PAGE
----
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Year: 2018

Union Members Create Student Emergency Funds

Fast Fund
Faculty create emergency funds for struggling students. Thousands of college students struggle to meet their bills, and many have to drop out of school before reaching graduation. Now many of them will have more resources to keep them in class, thanks to an expanding emergency fund organized by faculty union members. The FAST Fund started at Milwaukee Area Technical College, where Lo...
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MATC Instructors Condemn DeVos Decision to Deregulate For-Profits, Endangering Students

MATC INSTRUCTORS CONDEMN DEVOS DECISION The American Federation of Teachers Local 212, the Milwaukee Area Technical College’s faculty union, strongly condemns the Department of Education’s decision to rescind the Gainful Employment Rule. This rule was instituted to ensure that colleges taking advantage of government-funded student loan programs could demonstrate that the training they provided...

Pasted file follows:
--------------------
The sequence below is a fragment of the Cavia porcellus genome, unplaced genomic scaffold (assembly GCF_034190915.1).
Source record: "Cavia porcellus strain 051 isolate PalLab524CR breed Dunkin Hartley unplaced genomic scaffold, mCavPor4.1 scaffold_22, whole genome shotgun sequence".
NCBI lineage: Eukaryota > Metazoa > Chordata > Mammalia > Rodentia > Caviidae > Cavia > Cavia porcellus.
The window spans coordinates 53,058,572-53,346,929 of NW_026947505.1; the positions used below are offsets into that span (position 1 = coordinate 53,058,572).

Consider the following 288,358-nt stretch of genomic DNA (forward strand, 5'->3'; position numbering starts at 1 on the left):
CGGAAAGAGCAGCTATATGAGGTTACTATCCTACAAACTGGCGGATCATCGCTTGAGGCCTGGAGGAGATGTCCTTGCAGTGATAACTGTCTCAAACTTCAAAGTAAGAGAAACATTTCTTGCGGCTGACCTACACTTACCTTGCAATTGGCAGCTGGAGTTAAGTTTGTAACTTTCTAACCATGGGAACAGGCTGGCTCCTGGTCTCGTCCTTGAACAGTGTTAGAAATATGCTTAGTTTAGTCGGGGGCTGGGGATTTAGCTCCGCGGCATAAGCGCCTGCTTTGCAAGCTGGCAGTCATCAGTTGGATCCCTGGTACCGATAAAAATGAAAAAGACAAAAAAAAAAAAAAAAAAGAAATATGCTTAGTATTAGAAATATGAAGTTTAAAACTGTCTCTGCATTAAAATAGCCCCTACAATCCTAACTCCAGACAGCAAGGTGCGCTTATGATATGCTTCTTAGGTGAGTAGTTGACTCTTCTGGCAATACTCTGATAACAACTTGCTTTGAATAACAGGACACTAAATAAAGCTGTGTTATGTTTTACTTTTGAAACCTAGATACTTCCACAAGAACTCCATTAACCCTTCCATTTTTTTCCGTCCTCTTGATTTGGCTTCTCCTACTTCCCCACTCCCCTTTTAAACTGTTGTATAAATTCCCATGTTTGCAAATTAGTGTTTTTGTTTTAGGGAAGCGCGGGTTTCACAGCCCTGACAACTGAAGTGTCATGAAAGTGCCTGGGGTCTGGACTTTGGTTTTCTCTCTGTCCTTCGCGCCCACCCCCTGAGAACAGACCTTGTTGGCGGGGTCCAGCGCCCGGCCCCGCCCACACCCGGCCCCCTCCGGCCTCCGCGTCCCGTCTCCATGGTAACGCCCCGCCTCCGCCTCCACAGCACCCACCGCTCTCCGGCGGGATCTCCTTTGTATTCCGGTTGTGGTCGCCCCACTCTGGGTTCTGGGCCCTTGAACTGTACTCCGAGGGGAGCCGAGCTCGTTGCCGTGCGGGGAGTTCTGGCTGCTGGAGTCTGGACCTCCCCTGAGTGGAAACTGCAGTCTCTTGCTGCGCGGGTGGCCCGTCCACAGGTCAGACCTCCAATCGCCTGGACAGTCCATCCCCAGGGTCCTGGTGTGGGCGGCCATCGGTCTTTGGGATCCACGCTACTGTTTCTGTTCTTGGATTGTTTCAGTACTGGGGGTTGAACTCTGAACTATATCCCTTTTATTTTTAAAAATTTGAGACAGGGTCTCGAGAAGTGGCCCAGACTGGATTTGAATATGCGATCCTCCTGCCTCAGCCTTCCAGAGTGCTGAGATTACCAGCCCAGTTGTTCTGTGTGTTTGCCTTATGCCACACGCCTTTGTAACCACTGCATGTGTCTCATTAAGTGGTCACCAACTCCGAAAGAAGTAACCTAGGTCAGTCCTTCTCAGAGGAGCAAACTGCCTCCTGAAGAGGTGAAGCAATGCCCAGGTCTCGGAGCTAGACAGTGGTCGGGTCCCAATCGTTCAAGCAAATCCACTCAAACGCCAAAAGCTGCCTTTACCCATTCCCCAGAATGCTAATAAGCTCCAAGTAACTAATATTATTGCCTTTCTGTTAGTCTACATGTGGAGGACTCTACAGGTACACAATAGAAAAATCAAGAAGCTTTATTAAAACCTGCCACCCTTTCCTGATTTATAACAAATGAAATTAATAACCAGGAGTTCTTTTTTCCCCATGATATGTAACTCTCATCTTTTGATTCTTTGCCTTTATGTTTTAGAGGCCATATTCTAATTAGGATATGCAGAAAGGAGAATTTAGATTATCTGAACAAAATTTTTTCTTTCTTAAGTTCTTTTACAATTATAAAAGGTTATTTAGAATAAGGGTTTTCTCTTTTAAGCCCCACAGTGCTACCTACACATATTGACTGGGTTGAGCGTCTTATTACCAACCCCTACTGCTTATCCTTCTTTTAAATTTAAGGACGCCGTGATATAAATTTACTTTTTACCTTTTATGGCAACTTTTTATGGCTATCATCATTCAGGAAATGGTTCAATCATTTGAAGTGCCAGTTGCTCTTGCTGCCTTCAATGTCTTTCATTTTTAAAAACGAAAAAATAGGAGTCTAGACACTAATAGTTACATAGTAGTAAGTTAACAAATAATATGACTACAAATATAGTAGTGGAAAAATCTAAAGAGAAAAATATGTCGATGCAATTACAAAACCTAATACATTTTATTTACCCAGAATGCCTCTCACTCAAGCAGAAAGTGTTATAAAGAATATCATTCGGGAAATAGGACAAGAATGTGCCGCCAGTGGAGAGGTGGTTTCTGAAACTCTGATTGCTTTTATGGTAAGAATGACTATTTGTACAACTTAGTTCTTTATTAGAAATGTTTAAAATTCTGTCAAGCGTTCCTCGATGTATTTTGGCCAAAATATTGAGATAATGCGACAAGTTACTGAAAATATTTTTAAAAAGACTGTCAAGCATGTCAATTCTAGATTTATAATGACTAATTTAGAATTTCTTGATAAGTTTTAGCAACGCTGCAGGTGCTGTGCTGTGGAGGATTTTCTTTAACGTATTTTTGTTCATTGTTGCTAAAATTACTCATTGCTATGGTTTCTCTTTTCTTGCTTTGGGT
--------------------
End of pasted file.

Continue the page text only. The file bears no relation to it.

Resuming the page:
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Norway teachers union president and AFT president issue joint statement on Trump’s racist remarks:

AFT
Press Release Union of Education Norway and AFT on President Trump’s Racism For Release:  | Saturday, January 13, 2018 Andrew Crook o: 202-393-8637 | c: 607-280-6603 acrook@aft.org http://www.aft.org WASHINGTON—American Federation of Teachers President Randi Weingarten and Union of Education Norway President Steffen Handal issued t...
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MATC electronics instructor and Local 2112 member Tom Heraly featured in Journal Sentinel article:

The MATC West Campus at 1200 S. 71st St., West Allis
$25 an hour jobs await MATC West Allis two-year electronics grads at Foxconn, elsewhere Jane Ford-Stewart, Now News Group Published 4:16 p.m. CT Jan. 10, 2018 | Updated 11:15 a.m. CT Jan. 11, 2018 WEST ALLIS - When the massive Foxconn plant opens, the MATC campus in West Allis is in line to play a major role in training people for electronics jobs there that are likely pay $20-25 an hour startin...
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It’s Hard to Study if You’re Hungry

It’s Hard to Study if You’re Hungry
Sara Goldrick-Rab | ON CAMPUS JAN. 14, 2018 Last fall, students at two of the nation’s premier historically black colleges, Spelman and Morehouse, went on a hunger strike. They weren’t protesting policymakers in Washington. They were pressuring their schools to allow students to donate unused meal plan vouchers to those on campus who needed them. These students recognized a real problem, one tha...
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